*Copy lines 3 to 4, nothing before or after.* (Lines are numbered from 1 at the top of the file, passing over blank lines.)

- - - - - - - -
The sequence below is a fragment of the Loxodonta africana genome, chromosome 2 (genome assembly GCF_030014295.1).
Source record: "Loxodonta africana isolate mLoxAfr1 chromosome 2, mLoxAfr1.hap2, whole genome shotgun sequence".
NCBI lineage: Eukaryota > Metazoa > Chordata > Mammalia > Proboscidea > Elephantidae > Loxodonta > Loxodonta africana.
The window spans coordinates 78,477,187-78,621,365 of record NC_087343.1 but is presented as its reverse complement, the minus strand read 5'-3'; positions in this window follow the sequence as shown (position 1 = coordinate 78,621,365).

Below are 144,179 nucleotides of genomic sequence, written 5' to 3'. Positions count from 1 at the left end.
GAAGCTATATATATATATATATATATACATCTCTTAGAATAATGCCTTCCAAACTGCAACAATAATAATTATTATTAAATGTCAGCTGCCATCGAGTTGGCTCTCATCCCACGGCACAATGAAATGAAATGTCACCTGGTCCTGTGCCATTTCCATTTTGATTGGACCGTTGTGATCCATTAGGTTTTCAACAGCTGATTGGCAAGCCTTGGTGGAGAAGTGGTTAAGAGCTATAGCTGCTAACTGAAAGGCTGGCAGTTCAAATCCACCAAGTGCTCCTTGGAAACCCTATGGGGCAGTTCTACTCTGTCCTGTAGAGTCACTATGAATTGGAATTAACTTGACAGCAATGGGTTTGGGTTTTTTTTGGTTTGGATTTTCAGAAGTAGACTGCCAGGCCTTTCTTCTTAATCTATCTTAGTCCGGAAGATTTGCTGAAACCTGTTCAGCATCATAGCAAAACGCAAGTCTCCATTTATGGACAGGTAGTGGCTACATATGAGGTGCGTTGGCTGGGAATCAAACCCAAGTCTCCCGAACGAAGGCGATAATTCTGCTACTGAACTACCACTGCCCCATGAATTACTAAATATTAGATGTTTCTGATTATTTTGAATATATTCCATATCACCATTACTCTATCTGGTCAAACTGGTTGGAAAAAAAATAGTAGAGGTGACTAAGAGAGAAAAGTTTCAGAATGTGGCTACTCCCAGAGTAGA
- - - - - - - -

NCBI lineage: Eukaryota > Metazoa > Chordata > Mammalia > Proboscidea > Elephantidae > Loxodonta > Loxodonta africana.
The window spans coordinates 78,477,187-78,621,365 of record NC_087343.1 but is presented as its reverse complement, the minus strand read 5'-3'; positions in this window follow the sequence as shown (position 1 = coordinate 78,621,365).